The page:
Robert B. Gramacy, Matthew Taddy (2010). Categorical Inputs, Sensitivity Analysis, Optimization and Importance Tempering with tgp Version 2, an R Package for Treed Gaussian Process Models. Journal of Statistical Software, 33(6), 1–48. https://www.jstatsoft.org/v33/i06/.

Gramacy, R. B., Lee, H. K. H. (2007). Bayesian treed Gaussian process models with an application to computer modeling. Journal of the American Statistical Association, 103(483), pp. 1119-1130. Also available as ArXiv article 0710.4536 https://arxiv.org/abs/0710.4536

Gramacy, R. B. and Lee, K.H. (2008). Gaussian Processes and Limiting Linear Models. Computational Statistics and Data Analysis, 53, pp. 123-136. Also available as ArXiv article 0804.4685 https://arxiv.org/abs/0804.4685

Gramacy, R. B., Lee, H. K. H. (2009). Adaptive design and analysis of supercomputer experiments. Technometrics, 51(2), pp. 130-145. Also avaliable on ArXiv article 0805.4359 https://arxiv.org/abs/0805.4359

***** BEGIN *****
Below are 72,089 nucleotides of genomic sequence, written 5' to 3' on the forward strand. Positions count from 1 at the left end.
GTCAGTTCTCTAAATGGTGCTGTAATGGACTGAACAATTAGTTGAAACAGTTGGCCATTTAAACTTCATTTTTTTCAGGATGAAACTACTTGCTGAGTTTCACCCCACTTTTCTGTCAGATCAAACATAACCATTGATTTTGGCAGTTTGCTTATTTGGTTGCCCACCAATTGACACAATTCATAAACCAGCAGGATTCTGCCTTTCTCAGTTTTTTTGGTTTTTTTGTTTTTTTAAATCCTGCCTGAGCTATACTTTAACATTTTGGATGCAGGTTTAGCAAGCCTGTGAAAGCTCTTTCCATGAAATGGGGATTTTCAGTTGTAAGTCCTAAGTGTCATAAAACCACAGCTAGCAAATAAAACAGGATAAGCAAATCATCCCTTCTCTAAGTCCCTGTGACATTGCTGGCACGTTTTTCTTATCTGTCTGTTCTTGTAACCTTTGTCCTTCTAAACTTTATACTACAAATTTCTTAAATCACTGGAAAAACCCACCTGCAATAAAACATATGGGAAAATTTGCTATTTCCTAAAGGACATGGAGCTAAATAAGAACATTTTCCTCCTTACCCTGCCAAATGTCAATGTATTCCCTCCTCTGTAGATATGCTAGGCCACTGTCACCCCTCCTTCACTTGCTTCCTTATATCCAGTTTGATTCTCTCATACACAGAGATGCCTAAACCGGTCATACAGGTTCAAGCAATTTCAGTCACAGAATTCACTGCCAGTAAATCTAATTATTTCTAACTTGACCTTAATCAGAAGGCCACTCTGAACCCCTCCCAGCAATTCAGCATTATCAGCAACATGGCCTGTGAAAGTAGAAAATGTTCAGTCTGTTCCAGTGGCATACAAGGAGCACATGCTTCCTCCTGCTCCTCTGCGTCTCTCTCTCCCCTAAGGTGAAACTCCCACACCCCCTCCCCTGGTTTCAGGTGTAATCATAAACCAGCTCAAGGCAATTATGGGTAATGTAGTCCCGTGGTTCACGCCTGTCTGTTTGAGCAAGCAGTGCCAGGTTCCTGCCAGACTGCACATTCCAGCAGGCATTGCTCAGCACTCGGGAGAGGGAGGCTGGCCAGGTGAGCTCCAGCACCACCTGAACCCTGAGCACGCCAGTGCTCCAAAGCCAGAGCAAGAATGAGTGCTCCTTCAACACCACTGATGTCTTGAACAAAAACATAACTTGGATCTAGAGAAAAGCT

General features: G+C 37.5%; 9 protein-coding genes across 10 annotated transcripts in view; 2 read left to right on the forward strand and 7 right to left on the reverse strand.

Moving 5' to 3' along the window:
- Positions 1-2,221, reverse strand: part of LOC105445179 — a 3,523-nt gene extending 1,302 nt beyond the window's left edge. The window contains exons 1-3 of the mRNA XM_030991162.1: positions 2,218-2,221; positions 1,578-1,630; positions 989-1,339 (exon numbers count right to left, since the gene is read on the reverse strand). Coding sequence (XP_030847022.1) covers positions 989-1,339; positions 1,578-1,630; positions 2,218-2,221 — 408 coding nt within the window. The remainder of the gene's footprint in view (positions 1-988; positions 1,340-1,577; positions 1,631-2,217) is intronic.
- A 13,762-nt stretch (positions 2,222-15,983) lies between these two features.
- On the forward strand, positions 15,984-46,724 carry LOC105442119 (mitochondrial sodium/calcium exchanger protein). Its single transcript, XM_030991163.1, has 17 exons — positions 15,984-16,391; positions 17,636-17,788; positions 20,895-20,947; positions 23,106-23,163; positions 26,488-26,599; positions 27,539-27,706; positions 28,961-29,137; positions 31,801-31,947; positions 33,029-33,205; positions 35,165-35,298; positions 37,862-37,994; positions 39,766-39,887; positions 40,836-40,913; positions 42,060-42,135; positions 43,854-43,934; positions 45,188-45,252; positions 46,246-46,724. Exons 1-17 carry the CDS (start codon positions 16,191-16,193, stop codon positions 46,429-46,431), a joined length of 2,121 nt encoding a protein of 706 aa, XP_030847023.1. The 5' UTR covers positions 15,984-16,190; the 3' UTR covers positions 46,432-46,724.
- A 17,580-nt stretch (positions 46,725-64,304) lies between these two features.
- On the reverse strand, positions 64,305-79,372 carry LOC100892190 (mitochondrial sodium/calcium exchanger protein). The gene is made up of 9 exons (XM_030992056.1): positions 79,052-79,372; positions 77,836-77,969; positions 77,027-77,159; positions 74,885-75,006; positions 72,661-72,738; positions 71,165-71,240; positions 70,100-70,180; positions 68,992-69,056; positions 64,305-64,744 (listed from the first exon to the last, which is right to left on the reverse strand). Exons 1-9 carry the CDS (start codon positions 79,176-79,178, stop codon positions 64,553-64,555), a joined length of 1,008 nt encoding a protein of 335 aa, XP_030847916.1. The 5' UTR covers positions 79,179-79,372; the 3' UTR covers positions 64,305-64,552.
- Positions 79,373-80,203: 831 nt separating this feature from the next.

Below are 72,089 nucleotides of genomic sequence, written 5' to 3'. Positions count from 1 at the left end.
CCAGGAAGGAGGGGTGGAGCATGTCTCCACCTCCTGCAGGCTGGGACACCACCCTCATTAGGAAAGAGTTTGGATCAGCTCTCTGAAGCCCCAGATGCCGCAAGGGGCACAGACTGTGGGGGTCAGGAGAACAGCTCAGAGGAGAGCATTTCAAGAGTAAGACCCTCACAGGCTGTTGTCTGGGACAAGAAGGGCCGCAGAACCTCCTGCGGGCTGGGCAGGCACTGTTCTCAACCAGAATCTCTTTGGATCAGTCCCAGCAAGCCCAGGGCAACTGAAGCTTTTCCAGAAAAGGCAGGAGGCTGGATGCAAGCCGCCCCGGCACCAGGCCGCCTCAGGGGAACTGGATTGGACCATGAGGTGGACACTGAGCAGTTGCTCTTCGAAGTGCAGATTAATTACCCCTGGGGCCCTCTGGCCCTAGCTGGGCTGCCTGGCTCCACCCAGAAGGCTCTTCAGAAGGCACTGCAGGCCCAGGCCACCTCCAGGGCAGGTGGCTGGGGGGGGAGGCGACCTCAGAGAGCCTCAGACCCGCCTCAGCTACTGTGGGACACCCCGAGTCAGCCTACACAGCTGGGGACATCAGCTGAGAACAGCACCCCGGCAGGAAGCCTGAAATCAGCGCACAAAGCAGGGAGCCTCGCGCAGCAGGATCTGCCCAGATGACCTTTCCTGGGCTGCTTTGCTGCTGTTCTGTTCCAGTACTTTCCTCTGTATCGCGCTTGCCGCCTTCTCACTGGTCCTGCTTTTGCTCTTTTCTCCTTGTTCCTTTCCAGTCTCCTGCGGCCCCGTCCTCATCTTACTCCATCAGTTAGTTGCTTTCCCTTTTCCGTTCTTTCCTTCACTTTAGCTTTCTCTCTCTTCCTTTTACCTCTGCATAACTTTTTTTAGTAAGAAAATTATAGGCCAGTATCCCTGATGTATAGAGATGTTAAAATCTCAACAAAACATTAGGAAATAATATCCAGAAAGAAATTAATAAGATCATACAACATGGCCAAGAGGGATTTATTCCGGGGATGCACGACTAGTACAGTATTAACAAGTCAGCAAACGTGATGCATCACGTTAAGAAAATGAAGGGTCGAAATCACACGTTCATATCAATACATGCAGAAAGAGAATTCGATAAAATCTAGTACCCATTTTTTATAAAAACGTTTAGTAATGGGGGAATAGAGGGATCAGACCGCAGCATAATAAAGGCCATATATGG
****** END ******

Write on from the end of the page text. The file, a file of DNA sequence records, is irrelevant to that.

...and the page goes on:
Robert B. Gramacy, Heng Lian (2011). Gaussian process single-index models as emulators for computer experiments. Available as ArXiv article 1009.4241 https://arxiv.org/abs/1009.4241

Chipman, H., George, E., \& McCulloch, R. (1998). Bayesian CART model search (with discussion). Journal of the American Statistical Association, 93, 935–960.

Chipman, H., George, E., \& McCulloch, R. (2002). Bayesian treed models. Machine Learning, 48, 303–324.

M. Schonlau and Jones, D.R. and Welch, W.J. (1998). Global versus local search in constrained optimization of computer models. In "New Developments and applications in experimental design", IMS Lecture Notes - Monograph Series 34. 11–25.

## See Also

`plot.tgp`, `tgp.trees`, `predict.tgp`, `sens`, `default.itemps`

## Examples